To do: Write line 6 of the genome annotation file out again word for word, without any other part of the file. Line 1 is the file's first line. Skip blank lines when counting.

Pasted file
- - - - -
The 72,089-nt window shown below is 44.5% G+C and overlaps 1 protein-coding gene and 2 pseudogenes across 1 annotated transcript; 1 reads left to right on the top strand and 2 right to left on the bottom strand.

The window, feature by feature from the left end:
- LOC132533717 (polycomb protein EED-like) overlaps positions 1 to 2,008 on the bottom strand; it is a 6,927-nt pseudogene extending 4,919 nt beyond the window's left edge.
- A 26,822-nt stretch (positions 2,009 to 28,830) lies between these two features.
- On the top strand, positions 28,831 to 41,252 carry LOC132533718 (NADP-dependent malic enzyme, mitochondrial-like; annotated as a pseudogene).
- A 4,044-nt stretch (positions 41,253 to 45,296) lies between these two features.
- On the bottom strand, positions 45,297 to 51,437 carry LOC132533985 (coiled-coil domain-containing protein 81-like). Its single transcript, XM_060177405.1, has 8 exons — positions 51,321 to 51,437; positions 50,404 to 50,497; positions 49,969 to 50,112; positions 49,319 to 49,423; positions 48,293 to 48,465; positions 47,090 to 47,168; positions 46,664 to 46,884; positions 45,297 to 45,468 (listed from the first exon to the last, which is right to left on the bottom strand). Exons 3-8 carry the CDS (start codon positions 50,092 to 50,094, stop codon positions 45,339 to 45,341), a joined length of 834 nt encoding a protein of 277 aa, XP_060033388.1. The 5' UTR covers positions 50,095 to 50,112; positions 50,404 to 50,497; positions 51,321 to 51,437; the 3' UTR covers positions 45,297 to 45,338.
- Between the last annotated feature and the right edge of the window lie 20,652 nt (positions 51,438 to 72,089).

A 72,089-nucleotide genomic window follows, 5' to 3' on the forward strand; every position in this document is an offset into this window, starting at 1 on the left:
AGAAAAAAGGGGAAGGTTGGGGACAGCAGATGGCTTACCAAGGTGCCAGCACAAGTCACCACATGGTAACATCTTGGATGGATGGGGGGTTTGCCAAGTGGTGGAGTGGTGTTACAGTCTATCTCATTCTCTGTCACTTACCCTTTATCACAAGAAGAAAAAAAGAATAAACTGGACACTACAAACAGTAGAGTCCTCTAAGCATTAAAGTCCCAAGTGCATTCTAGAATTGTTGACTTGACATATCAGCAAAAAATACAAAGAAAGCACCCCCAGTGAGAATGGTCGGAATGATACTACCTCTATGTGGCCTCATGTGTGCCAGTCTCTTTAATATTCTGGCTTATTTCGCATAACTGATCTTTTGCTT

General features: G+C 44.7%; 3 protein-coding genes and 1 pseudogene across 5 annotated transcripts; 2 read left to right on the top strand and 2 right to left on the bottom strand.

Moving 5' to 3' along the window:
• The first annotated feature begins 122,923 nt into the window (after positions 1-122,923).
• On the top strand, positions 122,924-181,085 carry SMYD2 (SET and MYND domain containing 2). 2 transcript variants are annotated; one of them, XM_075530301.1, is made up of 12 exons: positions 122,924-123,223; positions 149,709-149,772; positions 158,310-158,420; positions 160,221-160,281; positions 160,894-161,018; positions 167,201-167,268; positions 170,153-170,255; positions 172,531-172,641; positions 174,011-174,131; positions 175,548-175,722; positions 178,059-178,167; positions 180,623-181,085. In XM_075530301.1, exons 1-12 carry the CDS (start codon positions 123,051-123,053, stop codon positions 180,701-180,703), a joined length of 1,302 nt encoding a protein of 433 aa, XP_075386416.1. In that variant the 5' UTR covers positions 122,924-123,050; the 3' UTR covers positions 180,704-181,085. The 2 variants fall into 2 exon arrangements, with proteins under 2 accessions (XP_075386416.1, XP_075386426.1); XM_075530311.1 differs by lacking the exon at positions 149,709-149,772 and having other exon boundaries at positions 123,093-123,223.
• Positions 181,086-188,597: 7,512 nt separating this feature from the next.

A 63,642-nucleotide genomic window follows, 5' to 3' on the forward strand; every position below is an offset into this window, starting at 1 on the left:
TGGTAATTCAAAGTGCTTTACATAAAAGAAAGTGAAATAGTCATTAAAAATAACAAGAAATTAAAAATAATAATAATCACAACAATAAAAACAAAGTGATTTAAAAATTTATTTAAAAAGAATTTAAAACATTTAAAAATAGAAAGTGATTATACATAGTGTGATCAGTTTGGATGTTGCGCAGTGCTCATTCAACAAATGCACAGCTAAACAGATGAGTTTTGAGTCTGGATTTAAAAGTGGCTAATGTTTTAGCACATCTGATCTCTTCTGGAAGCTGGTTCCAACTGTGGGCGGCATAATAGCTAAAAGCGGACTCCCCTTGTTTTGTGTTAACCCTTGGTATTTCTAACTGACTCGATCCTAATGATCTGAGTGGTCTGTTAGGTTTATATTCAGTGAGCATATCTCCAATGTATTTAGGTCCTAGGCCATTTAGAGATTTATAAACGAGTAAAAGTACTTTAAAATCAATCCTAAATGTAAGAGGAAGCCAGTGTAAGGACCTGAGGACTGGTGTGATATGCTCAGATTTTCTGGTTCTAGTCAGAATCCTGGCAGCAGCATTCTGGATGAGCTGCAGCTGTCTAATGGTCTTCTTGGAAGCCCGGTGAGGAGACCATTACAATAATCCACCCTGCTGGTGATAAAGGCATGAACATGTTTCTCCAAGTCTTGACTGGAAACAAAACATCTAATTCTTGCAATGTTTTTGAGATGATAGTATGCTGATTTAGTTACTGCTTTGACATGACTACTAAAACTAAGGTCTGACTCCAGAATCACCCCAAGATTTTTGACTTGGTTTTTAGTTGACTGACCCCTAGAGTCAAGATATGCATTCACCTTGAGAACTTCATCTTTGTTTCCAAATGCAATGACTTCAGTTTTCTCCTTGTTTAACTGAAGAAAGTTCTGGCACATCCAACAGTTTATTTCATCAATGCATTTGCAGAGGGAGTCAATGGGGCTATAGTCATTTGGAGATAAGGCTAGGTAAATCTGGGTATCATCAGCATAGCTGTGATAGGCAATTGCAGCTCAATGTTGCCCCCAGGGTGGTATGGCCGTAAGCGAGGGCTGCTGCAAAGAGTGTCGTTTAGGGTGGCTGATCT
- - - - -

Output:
- A 4,044-nt stretch (positions 41,253 to 45,296) lies between these two features.